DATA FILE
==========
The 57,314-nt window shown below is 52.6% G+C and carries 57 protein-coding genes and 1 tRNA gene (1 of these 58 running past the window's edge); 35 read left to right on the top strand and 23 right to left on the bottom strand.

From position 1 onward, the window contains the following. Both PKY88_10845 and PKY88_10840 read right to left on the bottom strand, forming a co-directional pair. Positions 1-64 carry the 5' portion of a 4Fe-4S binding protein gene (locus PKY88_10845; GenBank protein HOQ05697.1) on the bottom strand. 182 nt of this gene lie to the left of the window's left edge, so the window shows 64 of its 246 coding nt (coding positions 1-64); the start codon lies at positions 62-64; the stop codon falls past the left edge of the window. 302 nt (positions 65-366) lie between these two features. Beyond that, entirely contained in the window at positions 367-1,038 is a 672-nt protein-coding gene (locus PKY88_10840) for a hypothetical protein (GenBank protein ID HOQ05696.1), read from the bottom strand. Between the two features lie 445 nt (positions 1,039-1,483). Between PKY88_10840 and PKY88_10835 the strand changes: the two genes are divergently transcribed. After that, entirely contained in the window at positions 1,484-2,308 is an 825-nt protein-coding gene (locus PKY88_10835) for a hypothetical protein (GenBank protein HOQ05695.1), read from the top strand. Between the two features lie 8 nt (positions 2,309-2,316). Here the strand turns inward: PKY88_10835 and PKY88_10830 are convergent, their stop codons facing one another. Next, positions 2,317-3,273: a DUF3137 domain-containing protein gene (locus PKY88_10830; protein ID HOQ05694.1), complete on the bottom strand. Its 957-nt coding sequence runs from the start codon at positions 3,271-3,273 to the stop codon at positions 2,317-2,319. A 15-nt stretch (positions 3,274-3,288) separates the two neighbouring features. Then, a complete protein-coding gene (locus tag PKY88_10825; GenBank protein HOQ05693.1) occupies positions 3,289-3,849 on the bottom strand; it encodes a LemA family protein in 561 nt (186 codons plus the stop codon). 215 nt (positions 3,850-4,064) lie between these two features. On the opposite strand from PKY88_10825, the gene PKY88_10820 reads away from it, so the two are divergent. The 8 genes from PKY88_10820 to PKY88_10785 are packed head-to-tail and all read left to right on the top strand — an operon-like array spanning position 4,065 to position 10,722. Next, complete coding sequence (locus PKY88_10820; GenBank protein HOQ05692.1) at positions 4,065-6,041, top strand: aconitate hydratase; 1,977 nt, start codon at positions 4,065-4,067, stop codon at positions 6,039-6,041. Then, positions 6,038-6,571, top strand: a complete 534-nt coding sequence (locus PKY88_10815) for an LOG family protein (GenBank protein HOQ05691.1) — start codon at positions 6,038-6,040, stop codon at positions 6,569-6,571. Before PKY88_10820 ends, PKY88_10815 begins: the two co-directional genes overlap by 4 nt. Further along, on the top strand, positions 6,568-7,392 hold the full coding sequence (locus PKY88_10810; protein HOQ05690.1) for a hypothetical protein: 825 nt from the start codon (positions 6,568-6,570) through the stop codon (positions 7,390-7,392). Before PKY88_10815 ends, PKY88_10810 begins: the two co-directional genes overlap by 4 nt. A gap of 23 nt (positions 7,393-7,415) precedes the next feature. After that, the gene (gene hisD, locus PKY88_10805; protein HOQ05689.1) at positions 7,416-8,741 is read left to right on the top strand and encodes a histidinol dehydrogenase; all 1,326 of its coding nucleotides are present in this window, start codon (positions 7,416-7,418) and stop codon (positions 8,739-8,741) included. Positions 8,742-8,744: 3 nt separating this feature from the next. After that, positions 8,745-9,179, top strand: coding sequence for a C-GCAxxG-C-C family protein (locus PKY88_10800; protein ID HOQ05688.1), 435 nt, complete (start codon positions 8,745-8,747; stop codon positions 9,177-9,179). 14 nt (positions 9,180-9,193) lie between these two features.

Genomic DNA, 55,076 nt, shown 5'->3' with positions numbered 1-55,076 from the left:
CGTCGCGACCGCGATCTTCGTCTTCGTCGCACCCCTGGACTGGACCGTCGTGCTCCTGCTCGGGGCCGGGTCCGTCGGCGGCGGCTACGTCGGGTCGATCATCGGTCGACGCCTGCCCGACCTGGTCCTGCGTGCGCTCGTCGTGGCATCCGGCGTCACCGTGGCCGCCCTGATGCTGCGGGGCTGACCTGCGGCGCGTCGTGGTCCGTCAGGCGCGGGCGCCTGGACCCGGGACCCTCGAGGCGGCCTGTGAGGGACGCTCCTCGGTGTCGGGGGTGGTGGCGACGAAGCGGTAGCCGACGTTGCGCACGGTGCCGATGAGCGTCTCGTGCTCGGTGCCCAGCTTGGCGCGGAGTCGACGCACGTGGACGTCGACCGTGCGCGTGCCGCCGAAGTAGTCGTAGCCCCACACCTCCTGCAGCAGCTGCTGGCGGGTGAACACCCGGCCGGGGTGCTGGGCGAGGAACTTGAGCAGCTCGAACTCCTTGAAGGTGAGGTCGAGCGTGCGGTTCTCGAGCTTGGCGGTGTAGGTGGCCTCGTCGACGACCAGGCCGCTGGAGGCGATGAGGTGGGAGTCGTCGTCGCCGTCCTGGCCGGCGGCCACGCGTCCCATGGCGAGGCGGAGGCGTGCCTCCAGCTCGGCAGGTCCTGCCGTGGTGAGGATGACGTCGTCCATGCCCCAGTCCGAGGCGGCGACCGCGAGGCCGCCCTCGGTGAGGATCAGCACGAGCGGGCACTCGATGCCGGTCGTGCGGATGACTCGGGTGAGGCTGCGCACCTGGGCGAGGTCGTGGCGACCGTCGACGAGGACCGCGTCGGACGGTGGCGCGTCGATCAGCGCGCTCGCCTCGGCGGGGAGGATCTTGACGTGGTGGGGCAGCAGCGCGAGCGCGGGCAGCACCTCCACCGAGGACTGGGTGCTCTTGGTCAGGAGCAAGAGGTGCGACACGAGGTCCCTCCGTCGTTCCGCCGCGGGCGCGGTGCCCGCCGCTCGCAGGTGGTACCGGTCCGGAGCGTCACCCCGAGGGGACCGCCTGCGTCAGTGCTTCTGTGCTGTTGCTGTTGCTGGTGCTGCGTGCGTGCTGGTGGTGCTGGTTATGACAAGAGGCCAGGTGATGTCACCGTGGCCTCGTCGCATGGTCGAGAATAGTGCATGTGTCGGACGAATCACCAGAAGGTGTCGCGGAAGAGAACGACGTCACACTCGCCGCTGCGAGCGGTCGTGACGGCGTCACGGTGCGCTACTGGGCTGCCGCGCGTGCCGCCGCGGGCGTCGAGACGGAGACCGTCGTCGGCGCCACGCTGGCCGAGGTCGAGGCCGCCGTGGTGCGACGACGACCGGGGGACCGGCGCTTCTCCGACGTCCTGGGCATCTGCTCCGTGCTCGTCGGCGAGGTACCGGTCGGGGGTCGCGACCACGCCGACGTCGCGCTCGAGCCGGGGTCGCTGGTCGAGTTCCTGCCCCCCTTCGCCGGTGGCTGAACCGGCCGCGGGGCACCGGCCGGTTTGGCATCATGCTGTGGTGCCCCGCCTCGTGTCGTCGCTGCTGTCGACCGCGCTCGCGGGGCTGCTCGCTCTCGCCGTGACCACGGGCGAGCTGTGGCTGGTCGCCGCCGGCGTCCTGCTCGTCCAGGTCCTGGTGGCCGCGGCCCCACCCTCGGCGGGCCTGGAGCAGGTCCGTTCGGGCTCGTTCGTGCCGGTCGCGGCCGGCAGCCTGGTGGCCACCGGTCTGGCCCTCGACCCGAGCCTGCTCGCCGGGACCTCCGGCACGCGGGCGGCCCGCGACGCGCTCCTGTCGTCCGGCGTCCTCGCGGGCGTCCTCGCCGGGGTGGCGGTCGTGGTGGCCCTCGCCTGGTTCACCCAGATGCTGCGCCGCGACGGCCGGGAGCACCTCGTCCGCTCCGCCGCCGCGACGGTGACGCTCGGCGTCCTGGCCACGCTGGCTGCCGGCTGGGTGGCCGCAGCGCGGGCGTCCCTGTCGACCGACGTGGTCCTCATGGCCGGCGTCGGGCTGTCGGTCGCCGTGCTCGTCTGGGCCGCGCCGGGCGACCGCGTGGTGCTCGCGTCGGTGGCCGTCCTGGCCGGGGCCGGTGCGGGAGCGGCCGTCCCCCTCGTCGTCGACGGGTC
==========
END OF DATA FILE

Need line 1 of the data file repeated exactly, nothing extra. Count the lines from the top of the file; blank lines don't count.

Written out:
The 57,314-nt window shown below is 52.6% G+C and carries 57 protein-coding genes and 1 tRNA gene (1 of these 58 running past the window's edge); 35 read left to right on the top strand and 23 right to left on the bottom strand.